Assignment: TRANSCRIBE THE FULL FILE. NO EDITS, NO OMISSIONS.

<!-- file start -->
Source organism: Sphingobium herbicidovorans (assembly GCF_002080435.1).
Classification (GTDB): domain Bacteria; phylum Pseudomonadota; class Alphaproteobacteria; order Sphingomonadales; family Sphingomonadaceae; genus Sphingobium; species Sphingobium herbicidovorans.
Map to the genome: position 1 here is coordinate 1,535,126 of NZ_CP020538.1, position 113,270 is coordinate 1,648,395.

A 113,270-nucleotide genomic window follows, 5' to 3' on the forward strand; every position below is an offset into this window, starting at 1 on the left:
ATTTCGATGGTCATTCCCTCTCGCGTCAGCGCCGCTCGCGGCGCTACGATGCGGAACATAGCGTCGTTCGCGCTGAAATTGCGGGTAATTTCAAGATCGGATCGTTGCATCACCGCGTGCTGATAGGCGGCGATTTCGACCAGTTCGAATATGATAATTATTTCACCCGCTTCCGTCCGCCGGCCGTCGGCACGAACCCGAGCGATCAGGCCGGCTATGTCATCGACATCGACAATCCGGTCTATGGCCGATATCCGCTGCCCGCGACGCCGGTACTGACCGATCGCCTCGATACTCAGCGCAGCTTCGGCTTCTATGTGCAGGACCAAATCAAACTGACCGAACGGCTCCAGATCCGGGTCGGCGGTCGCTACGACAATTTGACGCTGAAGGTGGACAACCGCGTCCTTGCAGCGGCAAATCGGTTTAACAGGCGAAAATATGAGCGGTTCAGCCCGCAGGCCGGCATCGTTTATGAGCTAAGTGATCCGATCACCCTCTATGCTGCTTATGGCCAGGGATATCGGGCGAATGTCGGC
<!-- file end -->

Source organism: Sphingobium herbicidovorans (assembly GCF_002080435.1).
Classification (GTDB): domain Bacteria; phylum Pseudomonadota; class Alphaproteobacteria; order Sphingomonadales; family Sphingomonadaceae; genus Sphingobium; species Sphingobium herbicidovorans.
Map to the genome: position 1 here is coordinate 1,535,126 of NZ_CP020538.1, position 113,270 is coordinate 1,648,395.

A 113,270-nucleotide genomic window follows, 5' to 3' on the forward strand; every position below is an offset into this window, starting at 1 on the left:
ATTTCGATGGTCATTCCCTCTCGCGTCAGCGCCGCTCGCGGCGCTACGATGCGGAACATAGCGTCGTTCGCGCTGAAATTGCGGGTAATTTCAAGATCGGATCGTTGCATCACCGCGTGCTGATAGGCGGCGATTTCGACCAGTTCGAATATGATAATTATTTCACCCGCTTCCGTCCGCCGGCCGTCGGCACGAACCCGAGCGATCAGGCCGGCTATGTCATCGACATCGACAATCCGGTCTATGGCCGATATCCGCTGCCCGCGACGCCGGTACTGACCGATCGCCTCGATACTCAGCGCAGCTTCGGCTTCTATGTGCAGGACCAAATCAAACTGACCGAACGGCTCCAGATCCGGGTCGGCGGTCGCTACGACAATTTGACGCTGAAGGTGGACAACCGCGTCCTTGCAGCGGCAAATCGGTTTAACAGGCGAAAATATGAGCGGTTCAGCCCGCAGGCCGGCATCGTTTATGAGCTAAGTGATCCGATCACCCTCTATGCTGCTTATGGCCAGGGATATCGGGCGAATGTCGGC